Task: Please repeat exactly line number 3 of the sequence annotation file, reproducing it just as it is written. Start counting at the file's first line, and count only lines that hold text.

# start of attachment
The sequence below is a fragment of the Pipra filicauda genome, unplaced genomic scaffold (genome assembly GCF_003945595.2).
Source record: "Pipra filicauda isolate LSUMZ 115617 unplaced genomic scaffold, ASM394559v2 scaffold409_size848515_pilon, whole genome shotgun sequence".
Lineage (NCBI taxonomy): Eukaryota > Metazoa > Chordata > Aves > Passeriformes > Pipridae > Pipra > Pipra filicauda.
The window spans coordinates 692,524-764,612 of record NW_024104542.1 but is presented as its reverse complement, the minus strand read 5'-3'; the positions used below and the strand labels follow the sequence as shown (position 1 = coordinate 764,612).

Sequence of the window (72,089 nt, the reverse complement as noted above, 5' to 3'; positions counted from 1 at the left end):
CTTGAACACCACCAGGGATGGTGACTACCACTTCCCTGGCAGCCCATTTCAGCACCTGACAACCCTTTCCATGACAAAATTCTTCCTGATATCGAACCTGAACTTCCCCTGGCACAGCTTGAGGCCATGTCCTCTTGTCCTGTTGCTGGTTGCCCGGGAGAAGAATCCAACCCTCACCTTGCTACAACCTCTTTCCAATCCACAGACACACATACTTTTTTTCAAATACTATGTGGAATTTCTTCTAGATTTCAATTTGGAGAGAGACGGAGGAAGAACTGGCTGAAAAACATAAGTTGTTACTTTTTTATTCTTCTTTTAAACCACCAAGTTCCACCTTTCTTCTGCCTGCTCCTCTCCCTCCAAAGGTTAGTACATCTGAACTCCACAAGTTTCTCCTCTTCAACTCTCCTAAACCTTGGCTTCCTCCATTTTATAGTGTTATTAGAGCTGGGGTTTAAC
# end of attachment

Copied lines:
Lineage (NCBI taxonomy): Eukaryota > Metazoa > Chordata > Aves > Passeriformes > Pipridae > Pipra > Pipra filicauda.